Science Outreach Toolkit

I am working on a Science Outreach Toolkit, and I’d like your help.

Background

As a young girl pursuing a career in the sciences, I felt myself searching for other female role models in STEM. When I stumbled across the work of YouTubers Alex Dainis and Emily Grasilie, I found what I was looking for — strong females researching STEM subjects. The excitement I felt in finding them led me to pursue science outreach on my own. At the age of twelve, I started my own YouTube Channel: Sci Files, and I’ve been making videos ever since.

I’ve since also developed presentations, workshops, and I even wrote a book on different careers and female role models in the sciences called STEM Files. I’ve been fortunate in that I have always had access to family and teachers, all of whom support my exploration of the sciences. However, I recognize that not everyone is so lucky.

My Project

Pursuing a career in the sciences, especially outreach and communications, can be daunting without guidance and resources. This has led me to my current goal of creating a Science Outreach Toolkit to help people of all ages and backgrounds get involved in STEM outreach. Many current outreach measures revolve around in-person lessons run by organizations, or via virtual programming. However, geography and technology can prove to be great limitations to overcome. Science communication is essential in encouraging students to pursue scientific fields and can often lead to supporting students in communities with limited science curricula in school. Furthermore, language barriers and cultural barriers to science often restrict its accessibility. Here, science communication and outreach present as opportunities to meet communities where they are, and to bridge the gap between the public and STEM subjects.

As a member of the Canadian Commission for UNESCO’s Youth Advisory Group, I helped co-write a white paper on Open Science in Canada with Eleanor Haine-Bennett (a STAN board member), and we hope to use a similarly collaborative approach for this Science Outreach Toolkit project. Would you like to be involved?

Open Science utilizes all forms of science communication and outreach, allowing the general public to access science at all levels, facilitating the goal of increasing public awareness and engagement in science. This toolkit will be aimed at educating youth on how to become effective science communicators. Thereby encouraging younger members of our community to step up and take on the role of teacher within STEM.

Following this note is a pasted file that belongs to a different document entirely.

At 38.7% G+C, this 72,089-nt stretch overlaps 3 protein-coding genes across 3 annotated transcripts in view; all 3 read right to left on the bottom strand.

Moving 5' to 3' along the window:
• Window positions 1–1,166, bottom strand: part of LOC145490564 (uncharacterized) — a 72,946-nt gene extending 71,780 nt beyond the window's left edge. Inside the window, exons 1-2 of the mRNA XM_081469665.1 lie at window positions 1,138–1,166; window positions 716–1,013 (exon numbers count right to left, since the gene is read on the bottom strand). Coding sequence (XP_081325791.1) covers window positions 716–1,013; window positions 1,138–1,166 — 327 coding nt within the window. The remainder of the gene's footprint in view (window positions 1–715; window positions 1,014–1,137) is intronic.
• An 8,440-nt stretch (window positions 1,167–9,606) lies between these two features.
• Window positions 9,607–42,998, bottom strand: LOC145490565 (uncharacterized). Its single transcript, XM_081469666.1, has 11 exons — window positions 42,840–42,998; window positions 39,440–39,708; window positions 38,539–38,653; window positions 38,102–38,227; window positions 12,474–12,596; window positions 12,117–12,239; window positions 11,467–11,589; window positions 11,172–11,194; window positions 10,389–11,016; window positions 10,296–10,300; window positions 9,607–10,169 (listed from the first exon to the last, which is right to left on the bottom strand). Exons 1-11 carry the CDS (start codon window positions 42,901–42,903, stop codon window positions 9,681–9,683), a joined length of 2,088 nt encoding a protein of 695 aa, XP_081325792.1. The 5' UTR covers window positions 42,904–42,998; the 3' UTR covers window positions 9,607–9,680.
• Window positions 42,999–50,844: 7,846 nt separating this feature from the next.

Aligning with UNESCO’s goals of Gender Equality and Education and Futures of Education, the toolkit has the following objectives:

● Explore the science communication methods currently used in Canada;

● Discuss who can communicate science and who is communicating science and who should be communicating science;

● Investigate who currently benefits from science communication, and how can we ensure that we are working with and reaching marginalized communities as we move forward;

● Explore effective forms of science communication in the context of their target audience (i.e. internet access, accessibility to lab spaces, etc); and

● Future ideas for science communication in Canada.

If this sounds like something you would be interested in contributing to, please contact me to get involved! You can reach me at chan.ella@ gmail.com.

Thank you so much for your time!

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About the author:

Ella Chan is currently a third-year undergraduate student at the University of British Columbia studying pharmacology and microbiology. She started her YouTube channel, Sci Files, eight years ago and has since been involved in science outreach through workshops partnerships with Science Venture UVic, Science World, SCWIST and Flavourful Science, and presentations with WWEST. In 2019, she joined the CCUNESCO Youth Advisory Group in the Natural Sciences sectoral committee and remains engaged in working with CCUNESCO to promote science outreach and access to science.

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